By Conrad Dudderar
Senior Staff Writer
The City of Yukon will support local organizations and service agencies through a non-profit foundation instead of using taxpayer funds.
Money raised by the Yukon Community Support Foundation will be used for annual contributions the City of Yukon has made to groups like Compassionate Hands, Yukon Sharing Ministry, Youth & Family Services, the Yukon Veterans Museum, Project Graduation, and others.
“It won’t be City tax dollars,” Yukon Mayor Shelli Selby said.
The mission statement of the Yukon Community Support Foundation is:
To provide support to the City of Yukon, Oklahoma, its citizens and supporters including but not limited to enhancing the physical facilities of public property, providing education and entertainment, and all other activities benefiting the quality of life in the community.
The Yukon City Council at its July 7th meeting postponed indefinitely renewals of “agreement for services” with four organizations for the 2020-21 fiscal year.
The City of Yukon, for many years, has annually supported local non-profits and service agencies through “agreements for services” using taxpayer dollars.
Ward 4 Council Member Aric Gilliland cited concerns about “the City’s ability legally to make donations” to these groups.
City Attorney Gary Miller told council members he had reviewed the contracts and they are legal because they are for services to the City of Yukon and its citizens.
Mayor Selby said she called the Oklahoma Municipal League and they told her the City of Yukon cannot donate to groups but recommended the Yukon Community Support Foundation cover the agreements.
COULDN’T EXIST WITHOUT THEM
Selby emphasized she is not opposed to these organizations.
“They are very, very important to our community,” she said. “And please don’t think that we lessened them because we’re not taking it out of taxpayer money. … Our community could not exist without these people.”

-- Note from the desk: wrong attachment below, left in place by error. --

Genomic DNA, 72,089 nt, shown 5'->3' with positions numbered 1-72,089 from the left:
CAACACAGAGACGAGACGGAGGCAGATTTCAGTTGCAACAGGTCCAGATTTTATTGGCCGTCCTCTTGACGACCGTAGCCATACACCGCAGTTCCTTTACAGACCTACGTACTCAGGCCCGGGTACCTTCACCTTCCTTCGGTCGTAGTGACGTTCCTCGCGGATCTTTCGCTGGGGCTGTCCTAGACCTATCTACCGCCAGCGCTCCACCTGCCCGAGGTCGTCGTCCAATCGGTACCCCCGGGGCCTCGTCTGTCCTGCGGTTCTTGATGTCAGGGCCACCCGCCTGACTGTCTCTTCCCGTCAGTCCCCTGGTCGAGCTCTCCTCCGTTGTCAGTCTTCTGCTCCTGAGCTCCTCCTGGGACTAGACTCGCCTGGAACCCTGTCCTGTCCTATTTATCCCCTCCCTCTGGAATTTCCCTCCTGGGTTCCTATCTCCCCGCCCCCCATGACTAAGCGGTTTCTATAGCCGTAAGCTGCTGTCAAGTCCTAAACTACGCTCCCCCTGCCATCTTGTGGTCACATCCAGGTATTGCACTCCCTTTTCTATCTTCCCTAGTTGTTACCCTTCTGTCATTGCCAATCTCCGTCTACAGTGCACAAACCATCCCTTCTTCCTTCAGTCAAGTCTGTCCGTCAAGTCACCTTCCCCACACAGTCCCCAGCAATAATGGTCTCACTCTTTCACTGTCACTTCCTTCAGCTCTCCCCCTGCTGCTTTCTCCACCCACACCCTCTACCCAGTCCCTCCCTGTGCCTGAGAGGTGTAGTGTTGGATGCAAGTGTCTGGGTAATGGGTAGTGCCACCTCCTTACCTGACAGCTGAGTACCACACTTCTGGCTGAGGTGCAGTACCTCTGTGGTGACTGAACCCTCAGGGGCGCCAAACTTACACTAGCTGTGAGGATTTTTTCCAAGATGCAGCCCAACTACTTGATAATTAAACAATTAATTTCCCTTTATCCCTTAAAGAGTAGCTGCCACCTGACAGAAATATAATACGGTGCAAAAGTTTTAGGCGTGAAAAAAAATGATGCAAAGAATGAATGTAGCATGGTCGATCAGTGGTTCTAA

Yukon’s first-year mayor said the City will support these groups through donations from the Yukon Community Support Foundation, a 501(c)3 organization. The contributions will no longer be made through service agreements, she added.
The Yukon Community Support Foundation collects money through tax-deductible donations and contributions made at special events and festivals.
Foundation money should be used to fund outside groups so the City of Yukon “can use taxpayer money to pay bills, build roads and have programs,” Selby said.
One non-profit helping ministry appreciative of the City of Yukon’s support is Compassionate Hands, which has received $12,000 per year over the past decade.
“The City’s support is vital to the sustainability of this program that helps so many Yukon citizens with assistance during temporary crisis such as rent, utilities and personal items; and transportation for seniors and residents with disabilities,” Compassionate Hands’ Director Joanne Riley said.
“This funding results in the independence of so many who otherwise would not be able to live in their own homes.”
In 2020, as a result of COVID-19, Compassionate Hands has had to cancel or postpone four major fundraisers that were budgeted.
“So, all donations are especially appreciated and essential to continue our work serving Yukon,” Riley said.